"Discretion: A Lawyer's View"

Michigan Law Authors
Publish Date
The Uses of Discretion
Publication Type
Book Chapter

In modern society the law regulates the complex behavior of millions of people. To do this efficiently-to do this at all-broadly applicable rules must be used. Yet such rules are bound to be incomplete, to be ambiguous, to fail in some cases, to be unfair in others. Some of the drawbacks of rules can be minimized by giving discretion to the administrators and judges who apply them. Yet doing so dilutes the advantages of rules and creates the risk that discretion may be abused. Working out the proper balance of these considerations is both necessary and perplexing in every area of law.

Scholars, lawyers, and judges are hardly unaware of these problems. Those who have most directly addressed the problem of discretion fall primarily into two groups. The first group comprises of those-principally sociologists I and political scientists, but also some lawyers-who examine discretionary decisions and ways of controlling discretionary decisions in various particular bureaucratic contexts, most extensively tthe police. The second group consists of the legal philosophers who have for decades, if not centuries, asked, 'Do judges in some cases have freedom in resolving legal issues to decide them more than one way, or are judges always legally bound to reach one conclusion rather than any others?' (Greenawalt 1975: 365). The former group thus directs its attention to highly context-specific questions, the latter to highly abstract questions.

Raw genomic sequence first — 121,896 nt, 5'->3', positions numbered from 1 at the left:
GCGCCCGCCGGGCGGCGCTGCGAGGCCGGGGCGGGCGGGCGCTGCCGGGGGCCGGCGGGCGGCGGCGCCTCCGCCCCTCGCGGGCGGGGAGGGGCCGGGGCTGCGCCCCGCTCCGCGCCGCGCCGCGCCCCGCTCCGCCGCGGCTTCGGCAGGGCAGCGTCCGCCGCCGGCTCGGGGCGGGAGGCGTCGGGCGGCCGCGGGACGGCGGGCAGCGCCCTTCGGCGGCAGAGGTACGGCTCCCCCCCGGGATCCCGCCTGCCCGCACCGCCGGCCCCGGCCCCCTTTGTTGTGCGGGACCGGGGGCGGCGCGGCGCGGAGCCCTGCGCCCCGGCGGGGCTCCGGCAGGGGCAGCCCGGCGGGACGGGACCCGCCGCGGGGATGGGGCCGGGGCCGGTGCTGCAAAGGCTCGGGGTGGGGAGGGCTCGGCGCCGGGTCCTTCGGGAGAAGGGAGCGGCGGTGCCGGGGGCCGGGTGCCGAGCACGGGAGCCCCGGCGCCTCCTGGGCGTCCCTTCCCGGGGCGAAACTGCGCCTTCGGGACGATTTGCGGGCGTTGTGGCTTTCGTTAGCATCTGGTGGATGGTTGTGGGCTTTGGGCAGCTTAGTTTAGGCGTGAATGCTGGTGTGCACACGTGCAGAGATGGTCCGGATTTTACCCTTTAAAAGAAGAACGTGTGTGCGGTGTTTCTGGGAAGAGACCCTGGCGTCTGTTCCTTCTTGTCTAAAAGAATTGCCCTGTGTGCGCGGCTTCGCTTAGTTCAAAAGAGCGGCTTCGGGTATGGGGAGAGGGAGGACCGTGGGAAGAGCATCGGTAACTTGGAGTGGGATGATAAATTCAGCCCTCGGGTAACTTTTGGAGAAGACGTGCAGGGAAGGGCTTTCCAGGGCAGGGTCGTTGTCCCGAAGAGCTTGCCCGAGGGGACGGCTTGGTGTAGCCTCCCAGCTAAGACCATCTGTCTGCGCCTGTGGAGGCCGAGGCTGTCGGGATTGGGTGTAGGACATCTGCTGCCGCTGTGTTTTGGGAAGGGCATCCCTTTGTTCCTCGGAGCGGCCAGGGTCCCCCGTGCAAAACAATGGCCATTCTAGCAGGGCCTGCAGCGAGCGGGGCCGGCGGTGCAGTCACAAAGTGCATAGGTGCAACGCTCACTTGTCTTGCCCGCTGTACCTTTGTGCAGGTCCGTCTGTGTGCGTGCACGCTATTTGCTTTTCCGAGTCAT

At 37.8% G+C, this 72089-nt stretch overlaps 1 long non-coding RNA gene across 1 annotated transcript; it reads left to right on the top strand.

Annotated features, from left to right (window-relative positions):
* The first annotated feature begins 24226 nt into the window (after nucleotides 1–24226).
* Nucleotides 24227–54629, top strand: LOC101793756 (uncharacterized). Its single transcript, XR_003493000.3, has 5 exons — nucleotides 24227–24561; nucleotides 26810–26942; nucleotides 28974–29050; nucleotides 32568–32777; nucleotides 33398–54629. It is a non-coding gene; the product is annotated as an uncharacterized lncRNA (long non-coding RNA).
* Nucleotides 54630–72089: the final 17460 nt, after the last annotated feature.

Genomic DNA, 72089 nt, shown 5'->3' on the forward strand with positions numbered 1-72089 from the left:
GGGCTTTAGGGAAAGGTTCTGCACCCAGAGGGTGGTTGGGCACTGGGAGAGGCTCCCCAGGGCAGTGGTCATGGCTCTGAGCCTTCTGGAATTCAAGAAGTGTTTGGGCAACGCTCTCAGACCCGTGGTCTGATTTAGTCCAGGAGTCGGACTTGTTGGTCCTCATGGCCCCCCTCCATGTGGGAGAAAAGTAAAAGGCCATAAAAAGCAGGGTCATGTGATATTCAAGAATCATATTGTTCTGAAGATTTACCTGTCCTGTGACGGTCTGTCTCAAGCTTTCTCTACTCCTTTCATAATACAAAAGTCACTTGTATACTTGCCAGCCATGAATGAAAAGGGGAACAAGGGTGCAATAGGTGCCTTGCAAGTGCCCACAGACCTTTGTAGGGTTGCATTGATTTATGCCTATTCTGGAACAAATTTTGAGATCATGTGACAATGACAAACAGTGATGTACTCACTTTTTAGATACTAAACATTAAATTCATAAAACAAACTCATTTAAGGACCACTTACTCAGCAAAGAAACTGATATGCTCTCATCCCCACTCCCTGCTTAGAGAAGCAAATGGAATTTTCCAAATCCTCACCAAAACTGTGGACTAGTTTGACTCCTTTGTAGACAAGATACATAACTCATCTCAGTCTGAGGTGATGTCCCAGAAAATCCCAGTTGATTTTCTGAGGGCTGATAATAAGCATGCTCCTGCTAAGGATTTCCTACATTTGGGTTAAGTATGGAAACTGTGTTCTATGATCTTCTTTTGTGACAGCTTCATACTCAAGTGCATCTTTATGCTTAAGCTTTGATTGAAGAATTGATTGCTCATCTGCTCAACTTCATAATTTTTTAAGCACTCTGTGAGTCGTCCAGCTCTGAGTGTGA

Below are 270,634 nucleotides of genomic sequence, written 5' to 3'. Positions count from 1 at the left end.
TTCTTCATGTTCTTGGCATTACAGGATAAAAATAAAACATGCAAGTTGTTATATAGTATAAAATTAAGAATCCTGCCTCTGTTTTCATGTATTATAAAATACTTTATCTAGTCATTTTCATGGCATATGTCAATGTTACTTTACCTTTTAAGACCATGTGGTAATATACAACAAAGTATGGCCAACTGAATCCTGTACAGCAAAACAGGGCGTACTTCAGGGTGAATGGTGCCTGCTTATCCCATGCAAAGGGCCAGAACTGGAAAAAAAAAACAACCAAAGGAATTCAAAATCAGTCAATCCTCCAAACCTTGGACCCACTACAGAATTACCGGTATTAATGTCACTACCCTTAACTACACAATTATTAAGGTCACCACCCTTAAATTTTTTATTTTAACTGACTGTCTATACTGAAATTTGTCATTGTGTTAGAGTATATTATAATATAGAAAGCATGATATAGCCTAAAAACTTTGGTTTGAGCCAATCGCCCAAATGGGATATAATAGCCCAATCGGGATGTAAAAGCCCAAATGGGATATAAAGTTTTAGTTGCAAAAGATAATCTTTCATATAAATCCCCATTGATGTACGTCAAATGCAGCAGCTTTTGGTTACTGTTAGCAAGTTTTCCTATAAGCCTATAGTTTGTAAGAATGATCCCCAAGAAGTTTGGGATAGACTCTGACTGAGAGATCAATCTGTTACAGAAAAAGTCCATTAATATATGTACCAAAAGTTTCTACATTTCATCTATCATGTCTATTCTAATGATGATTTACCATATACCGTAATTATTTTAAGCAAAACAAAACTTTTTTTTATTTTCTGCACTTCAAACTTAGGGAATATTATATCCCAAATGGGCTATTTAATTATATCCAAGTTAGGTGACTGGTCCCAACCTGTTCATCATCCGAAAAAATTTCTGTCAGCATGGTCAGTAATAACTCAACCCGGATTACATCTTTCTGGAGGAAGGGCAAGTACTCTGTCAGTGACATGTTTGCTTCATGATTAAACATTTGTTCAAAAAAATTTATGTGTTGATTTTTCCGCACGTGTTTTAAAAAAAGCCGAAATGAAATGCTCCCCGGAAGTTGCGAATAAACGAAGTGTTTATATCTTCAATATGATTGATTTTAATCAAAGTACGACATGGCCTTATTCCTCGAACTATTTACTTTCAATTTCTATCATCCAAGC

This chapter falls into neither category. Rather, it looks at the problem of discretion and rules from a lawyer's point of view. In thinking about how the law can best serve its purposes, lawyers are repeatedly confronted with what may be crudely described as a tension between writing rules and giving someone (to the lawyer's mind, usually a judge) discretion. In this chapter I consider how that tension should be handled. I ask what kinds of advantages rules and discretion seem systematically to offer and what kinds of disadvantages they seem systematically to present. While I cannot pretend that my answers will be those of a typical lawyer (if only because there is probably no such person), I do hope that they will give the reader of this volume some insight into the kinds of issues the tension between discretion and rules seems to lawyers to raise and the ways lawyers commonly deal with them.

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